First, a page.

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Nixon v. Warner Communications, Inc.

435 U.S. 589 (1978)

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Nixon v. Warner Communications, Inc.

United States Supreme Court

435 U.S. 589 (1978)

Facts

After the resignation of President Richard Nixon (defendant) following the Watergate scandal, Congress passed the Presidential Recordings and Materials Act (the act). The act established a procedure for collecting and disseminating presidential records specifically connected to Nixon’s resignation. The act required that all relevant materials be placed in federal custody and stated that any materials designated by the government as historically valuable must be preserved, provided for use in judicial proceedings, and eventually released to the public. Testimony during a Senate hearing revealed that Nixon had recorded conversations and meetings in his offices during his presidency. A federal prosecutor subpoenaed tapes of meetings and phone conversations recorded by Nixon for the trial of individuals indicted on Watergate-related charges. The district court reviewed the tapes and made copies of the parts it determined to be relevant and admissible. During the trial, approximately 22 hours of taped conversations were played for the jury and for the public and media present in the courtroom. Transcripts of the tapes were provided to reporters attending the trial and were broadly reprinted. Warner Communications, Inc. (Warner) (plaintiff) moved for permission to copy, broadcast, and sell the tapes played at trial. Nixon opposed the motion. The district court agreed to provide access to the tapes, though not immediately because the individuals convicted at trial had filed notices of appeal, and immediate release could prejudice the individuals’ rights. Further, the public was already aware of the tapes’ contents because of the wide publication of the transcripts. The court of appeals reversed, holding that the district court abused its discretion, and that Nixon was required to prove that the principles of justice demanded limitations on the common-law right to inspect and copy judicial records. Nixon petitioned for and was granted a writ of certiorari.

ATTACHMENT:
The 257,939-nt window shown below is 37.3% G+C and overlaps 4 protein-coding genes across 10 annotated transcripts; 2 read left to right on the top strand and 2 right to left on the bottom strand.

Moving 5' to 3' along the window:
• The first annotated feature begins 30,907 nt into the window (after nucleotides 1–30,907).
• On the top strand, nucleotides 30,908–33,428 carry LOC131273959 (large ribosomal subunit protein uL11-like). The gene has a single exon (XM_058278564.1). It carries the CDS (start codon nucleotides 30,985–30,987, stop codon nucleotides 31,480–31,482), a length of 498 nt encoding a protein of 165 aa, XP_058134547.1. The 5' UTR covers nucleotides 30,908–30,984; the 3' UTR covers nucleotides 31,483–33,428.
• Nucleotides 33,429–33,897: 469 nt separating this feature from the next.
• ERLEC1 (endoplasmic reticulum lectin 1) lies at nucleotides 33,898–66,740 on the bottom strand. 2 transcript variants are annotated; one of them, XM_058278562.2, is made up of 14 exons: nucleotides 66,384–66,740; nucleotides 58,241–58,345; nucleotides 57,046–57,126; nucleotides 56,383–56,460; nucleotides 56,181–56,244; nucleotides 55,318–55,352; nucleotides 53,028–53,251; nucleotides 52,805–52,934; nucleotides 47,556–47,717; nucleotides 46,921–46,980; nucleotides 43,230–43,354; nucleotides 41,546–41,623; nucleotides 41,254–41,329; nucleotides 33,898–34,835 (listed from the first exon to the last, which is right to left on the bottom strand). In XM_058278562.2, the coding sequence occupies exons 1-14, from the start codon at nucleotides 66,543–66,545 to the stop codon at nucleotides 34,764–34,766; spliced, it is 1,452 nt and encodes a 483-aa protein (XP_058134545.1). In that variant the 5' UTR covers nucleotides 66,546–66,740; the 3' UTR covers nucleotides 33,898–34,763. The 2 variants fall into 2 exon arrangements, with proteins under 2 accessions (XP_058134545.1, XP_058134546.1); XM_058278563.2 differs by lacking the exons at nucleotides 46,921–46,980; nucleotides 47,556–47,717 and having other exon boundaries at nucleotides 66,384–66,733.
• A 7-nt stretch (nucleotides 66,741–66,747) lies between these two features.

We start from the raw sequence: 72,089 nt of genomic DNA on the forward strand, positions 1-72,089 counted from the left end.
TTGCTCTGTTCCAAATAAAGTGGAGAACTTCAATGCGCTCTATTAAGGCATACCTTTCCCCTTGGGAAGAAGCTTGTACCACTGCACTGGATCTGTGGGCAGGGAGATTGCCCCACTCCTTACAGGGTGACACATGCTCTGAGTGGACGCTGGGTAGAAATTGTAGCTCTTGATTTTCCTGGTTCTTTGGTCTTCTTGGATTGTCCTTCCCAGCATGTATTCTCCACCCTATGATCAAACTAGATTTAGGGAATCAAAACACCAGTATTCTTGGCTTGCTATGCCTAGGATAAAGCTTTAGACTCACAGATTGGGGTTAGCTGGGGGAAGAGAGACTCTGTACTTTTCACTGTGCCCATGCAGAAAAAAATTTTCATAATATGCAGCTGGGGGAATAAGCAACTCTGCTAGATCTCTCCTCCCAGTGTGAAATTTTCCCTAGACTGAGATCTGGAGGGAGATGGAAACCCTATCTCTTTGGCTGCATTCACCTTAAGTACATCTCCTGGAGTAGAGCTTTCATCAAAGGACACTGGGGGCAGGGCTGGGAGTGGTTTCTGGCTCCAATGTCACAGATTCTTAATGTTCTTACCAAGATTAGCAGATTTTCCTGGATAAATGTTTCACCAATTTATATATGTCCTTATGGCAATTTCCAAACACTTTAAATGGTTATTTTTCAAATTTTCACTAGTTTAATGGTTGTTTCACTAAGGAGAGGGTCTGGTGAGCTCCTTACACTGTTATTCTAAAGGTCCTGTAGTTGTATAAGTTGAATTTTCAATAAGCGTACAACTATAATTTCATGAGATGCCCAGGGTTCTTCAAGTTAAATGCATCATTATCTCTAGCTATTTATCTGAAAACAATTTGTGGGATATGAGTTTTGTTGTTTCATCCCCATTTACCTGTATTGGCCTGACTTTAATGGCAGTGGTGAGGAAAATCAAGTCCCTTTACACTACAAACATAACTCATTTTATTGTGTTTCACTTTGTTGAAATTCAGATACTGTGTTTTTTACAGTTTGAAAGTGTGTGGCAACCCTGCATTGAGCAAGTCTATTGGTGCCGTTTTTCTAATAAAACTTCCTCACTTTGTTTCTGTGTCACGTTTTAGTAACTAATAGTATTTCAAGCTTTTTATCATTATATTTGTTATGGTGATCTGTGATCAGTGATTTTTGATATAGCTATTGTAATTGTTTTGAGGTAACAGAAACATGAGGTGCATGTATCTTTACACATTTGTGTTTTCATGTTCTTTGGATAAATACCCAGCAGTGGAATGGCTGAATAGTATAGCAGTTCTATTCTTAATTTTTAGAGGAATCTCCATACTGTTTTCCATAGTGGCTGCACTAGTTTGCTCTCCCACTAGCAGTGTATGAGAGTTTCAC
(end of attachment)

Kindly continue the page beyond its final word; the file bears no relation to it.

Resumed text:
Rule of Law

Issue

Holding and Reasoning (Powell, J.)

Dissent (Stevens, J.)

Dissent (Marshall, J.)

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